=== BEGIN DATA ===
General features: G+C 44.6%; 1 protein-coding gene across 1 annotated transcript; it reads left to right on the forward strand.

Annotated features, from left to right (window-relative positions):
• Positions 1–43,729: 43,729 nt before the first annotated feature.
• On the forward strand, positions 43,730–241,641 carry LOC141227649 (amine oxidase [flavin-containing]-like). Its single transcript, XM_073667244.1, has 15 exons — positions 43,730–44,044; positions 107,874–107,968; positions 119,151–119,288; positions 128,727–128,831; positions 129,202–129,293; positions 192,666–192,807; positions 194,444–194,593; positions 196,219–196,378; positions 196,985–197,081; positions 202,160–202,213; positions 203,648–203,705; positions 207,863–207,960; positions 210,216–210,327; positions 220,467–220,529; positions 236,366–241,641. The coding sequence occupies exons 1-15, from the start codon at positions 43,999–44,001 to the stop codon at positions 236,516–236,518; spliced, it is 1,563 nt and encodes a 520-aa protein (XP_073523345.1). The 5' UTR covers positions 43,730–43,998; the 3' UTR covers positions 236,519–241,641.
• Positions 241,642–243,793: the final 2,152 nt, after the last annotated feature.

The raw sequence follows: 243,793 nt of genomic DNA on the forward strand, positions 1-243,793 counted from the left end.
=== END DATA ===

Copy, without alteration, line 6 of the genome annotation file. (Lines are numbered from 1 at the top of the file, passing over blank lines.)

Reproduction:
The raw sequence follows: 243,793 nt of genomic DNA on the forward strand, positions 1-243,793 counted from the left end.